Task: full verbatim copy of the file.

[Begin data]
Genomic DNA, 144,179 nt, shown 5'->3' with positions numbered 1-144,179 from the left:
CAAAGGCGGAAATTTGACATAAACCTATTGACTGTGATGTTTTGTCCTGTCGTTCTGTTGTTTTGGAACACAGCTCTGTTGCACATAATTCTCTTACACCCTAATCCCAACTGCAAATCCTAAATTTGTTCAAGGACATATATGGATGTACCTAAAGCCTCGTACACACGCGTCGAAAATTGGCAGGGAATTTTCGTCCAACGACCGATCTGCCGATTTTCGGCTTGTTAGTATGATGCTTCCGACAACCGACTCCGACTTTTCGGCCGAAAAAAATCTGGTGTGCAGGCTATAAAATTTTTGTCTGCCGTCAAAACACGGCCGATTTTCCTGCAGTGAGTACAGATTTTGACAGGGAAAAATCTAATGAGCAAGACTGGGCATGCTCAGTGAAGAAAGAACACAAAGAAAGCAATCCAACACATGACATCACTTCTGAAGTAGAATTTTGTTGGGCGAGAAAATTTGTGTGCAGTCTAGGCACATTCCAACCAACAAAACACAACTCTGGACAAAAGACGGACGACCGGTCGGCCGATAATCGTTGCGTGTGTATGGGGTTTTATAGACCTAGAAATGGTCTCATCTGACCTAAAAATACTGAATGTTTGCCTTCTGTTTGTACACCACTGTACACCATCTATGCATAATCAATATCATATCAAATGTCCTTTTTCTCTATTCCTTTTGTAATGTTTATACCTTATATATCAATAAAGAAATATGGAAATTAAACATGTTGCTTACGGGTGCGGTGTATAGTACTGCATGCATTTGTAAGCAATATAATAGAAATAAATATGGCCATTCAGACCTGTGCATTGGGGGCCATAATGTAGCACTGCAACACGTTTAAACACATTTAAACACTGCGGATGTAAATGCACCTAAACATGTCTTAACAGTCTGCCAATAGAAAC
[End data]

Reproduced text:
Genomic DNA, 144,179 nt, shown 5'->3' with positions numbered 1-144,179 from the left:
CAAAGGCGGAAATTTGACATAAACCTATTGACTGTGATGTTTTGTCCTGTCGTTCTGTTGTTTTGGAACACAGCTCTGTTGCACATAATTCTCTTACACCCTAATCCCAACTGCAAATCCTAAATTTGTTCAAGGACATATATGGATGTACCTAAAGCCTCGTACACACGCGTCGAAAATTGGCAGGGAATTTTCGTCCAACGACCGATCTGCCGATTTTCGGCTTGTTAGTATGATGCTTCCGACAACCGACTCCGACTTTTCGGCCGAAAAAAATCTGGTGTGCAGGCTATAAAATTTTTGTCTGCCGTCAAAACACGGCCGATTTTCCTGCAGTGAGTACAGATTTTGACAGGGAAAAATCTAATGAGCAAGACTGGGCATGCTCAGTGAAGAAAGAACACAAAGAAAGCAATCCAACACATGACATCACTTCTGAAGTAGAATTTTGTTGGGCGAGAAAATTTGTGTGCAGTCTAGGCACATTCCAACCAACAAAACACAACTCTGGACAAAAGACGGACGACCGGTCGGCCGATAATCGTTGCGTGTGTATGGGGTTTTATAGACCTAGAAATGGTCTCATCTGACCTAAAAATACTGAATGTTTGCCTTCTGTTTGTACACCACTGTACACCATCTATGCATAATCAATATCATATCAAATGTCCTTTTTCTCTATTCCTTTTGTAATGTTTATACCTTATATATCAATAAAGAAATATGGAAATTAAACATGTTGCTTACGGGTGCGGTGTATAGTACTGCATGCATTTGTAAGCAATATAATAGAAATAAATATGGCCATTCAGACCTGTGCATTGGGGGCCATAATGTAGCACTGCAACACGTTTAAACACATTTAAACACTGCGGATGTAAATGCACCTAAACATGTCTTAACAGTCTGCCAATAGAAAC